There has been a paradigm shift in learning and development in past few years due to technology intervention. What is your take on L&D of the future?
RS Let us first capture what trends are discernible that are already having an impact on L&D even at present and future L&D will have to respond more effectively to these.
1. Two thirds of workforce will be millennials (including Generation Z) by 2020, with more focus on WIIIFM. The word employee itself will become uncertain with more and more work shifting to gig domain.
2. Boundaries between work, commute, learning and family life are blurring.
3. Employee is the new customer. And she has to be delighted.
4. There is an expectation of everything to be monetized, or at least used as a tradeable coupon. So the learner wants 'learning units (or certificates)' that can be flaunted to the next employer.
5. Disruption is the new normal.
6. Visual communication and simulation will dominate learning.
7. Business's tolerance for woolly platitudes will progressively get replaced by expectation for hard data/results.
8. Just as virtual is replacing face-to-face interaction, soft skills will become more critical. The list is endless. So the L&D of the future will be as different from the present as Pakeezah movie was from Star Wars.
What are some current trends that you are optimistic about in the L&D function?
RS The most important is shift from instructor-led to learner-led learning. Learner chooses what, when and where does s/he learn - just like Netflix in entertainment. Since, mobile learning and micro-learning helps in this process. Next, just as Netflix tracks your preferences and suggests next entertainment accordingly, L&D tracks what a person enjoys and learns most through analytics and plans for next offering. Of course, L&D also has to keep organizational priorities also in mind. Some of the other important trends in L&D are gamification, increasing use of leaders as coaches, which is part of larger trend of focus on learning culture.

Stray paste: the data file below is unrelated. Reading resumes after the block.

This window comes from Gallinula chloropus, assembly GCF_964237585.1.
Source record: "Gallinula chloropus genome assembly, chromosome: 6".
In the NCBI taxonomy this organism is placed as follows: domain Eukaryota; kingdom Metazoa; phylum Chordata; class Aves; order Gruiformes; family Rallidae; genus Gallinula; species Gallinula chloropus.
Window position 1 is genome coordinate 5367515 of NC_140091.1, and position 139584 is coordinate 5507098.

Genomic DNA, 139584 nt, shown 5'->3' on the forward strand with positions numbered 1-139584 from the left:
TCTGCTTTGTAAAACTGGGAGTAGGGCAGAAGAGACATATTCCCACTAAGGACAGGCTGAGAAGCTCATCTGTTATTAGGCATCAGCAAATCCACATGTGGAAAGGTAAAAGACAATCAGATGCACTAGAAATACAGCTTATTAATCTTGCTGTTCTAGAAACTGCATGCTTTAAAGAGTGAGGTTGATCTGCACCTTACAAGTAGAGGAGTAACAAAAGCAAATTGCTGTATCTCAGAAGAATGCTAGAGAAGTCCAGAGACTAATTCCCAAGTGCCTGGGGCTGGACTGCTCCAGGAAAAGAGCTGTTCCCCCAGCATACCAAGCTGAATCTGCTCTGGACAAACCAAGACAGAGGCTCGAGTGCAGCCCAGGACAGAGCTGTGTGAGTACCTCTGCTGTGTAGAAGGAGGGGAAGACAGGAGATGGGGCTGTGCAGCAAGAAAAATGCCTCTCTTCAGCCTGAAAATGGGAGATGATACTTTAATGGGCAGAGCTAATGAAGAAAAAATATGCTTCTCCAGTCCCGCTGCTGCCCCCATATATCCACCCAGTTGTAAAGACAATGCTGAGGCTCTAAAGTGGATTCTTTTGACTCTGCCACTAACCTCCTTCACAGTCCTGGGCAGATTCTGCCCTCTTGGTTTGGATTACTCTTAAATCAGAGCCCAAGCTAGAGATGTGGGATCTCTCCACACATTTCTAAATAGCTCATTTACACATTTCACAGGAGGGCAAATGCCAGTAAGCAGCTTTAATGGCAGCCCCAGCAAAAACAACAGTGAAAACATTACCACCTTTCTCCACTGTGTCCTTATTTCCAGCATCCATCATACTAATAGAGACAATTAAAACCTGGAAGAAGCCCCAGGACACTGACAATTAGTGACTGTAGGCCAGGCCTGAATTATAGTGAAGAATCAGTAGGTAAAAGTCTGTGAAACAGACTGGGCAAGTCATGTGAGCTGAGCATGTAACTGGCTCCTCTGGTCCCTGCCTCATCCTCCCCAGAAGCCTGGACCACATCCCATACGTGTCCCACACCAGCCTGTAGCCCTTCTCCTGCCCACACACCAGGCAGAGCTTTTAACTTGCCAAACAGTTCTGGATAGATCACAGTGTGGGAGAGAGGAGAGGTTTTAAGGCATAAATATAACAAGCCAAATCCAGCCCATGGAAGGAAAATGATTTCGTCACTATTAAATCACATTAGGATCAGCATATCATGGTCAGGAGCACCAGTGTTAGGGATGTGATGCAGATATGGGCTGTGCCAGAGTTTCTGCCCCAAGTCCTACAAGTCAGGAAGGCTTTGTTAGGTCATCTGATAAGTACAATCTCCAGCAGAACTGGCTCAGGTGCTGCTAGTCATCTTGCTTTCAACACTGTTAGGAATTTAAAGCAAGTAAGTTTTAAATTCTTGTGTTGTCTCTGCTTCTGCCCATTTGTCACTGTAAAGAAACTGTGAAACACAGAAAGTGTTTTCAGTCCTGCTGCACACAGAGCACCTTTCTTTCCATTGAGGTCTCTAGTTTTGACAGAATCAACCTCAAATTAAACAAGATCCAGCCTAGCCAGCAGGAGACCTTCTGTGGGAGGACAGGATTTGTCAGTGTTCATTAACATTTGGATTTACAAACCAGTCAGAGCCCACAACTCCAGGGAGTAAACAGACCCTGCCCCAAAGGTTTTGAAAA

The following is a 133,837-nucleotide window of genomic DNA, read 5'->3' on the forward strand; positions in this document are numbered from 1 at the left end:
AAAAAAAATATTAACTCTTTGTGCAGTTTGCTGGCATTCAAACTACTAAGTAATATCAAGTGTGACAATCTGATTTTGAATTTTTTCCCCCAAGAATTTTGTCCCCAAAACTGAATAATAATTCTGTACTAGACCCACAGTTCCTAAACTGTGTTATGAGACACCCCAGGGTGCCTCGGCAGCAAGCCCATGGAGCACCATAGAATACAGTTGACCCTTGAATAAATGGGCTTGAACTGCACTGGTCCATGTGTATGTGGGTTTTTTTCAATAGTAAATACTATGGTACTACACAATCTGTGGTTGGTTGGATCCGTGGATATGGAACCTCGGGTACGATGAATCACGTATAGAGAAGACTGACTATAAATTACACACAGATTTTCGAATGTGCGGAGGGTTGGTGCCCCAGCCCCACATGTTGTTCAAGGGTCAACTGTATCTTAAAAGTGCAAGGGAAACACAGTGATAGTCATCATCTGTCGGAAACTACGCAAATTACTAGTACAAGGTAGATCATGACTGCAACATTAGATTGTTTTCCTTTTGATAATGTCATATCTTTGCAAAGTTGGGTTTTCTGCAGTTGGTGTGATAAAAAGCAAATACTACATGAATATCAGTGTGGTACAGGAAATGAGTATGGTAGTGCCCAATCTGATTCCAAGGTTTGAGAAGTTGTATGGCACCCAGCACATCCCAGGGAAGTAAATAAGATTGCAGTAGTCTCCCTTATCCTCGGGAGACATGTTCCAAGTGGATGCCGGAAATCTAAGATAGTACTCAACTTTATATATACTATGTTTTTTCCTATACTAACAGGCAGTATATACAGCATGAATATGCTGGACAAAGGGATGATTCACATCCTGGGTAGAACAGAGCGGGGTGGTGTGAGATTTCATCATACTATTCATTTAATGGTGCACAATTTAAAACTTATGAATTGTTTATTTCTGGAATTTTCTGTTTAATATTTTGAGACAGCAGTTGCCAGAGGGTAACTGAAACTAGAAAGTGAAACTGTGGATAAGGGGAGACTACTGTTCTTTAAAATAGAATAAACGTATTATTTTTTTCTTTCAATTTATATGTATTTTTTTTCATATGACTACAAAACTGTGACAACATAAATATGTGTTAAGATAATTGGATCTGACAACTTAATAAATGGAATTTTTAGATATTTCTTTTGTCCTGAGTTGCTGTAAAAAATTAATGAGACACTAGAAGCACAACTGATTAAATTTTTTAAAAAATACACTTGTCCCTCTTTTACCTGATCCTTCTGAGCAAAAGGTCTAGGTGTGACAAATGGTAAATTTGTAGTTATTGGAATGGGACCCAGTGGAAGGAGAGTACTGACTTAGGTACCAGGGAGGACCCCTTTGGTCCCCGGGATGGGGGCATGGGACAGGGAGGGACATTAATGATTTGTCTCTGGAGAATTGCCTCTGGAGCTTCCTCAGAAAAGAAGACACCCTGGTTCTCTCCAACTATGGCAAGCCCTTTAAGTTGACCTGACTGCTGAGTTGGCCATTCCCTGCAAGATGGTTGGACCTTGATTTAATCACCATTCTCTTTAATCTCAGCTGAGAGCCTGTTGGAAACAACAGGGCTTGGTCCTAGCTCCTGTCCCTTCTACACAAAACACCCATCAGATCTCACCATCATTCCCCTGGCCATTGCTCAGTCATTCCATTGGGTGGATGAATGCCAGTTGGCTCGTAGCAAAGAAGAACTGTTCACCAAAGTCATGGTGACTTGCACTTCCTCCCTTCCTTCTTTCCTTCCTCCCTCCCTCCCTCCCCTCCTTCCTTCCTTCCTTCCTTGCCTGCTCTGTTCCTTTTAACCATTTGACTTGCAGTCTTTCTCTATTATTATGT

I am most optimistic of the last, that is equipping and encouraging leaders to coach their juniors. Of course, shift to learner-led training is the most revolutionary.
Do you consider L&D as one the key challenges for talent management leaders in fast changing skills scenario, if so, how it should be addressed?
RS Of course, for four reasons :
1. As per World Economic Forum, regardless of industry, 35% of all skills will have changed by 20%.
2. Faster attrition. Average tenure in a job is shrinking and therefore, even if you train the employee, there is less and less likelihood that the organization may be able to reap full advantage.
3. Organization needs and priorities have to be aligned with learners' own pace and preferences.
4. Greater number of skills will come from gig workers who are not your employees and may be working for other organizations too. Of course, organizations are devising protections like no-disclosure agreements, but there is no denying the fact that L&D has become more and more challenging. This challenge can only be addressed jointly by people, organizations and society/governments together. Governments and society have to change vocational and technical education content & structure double quick if exponential joblessness has to be arrested.
One stuy says 41% jobs will vanish in near to medium term. People change their mindset and must include receptiveness to continuous learning as their own responsibility. C Vijaya Kumar of HCL says, "It is not the most qualified of the species that will survive, or the most skilled. It is the one that is the most adaptable to change". Gone are the days of the belief that value of degree education will last a life time, not only in medicine and law, but all professions. Remember, half-life of knowledge today is 5 years.
Organizations will have to focus on building and reinforcing learning and coaching culture, besides deploying modern technologies for focused, flexible and customized learning.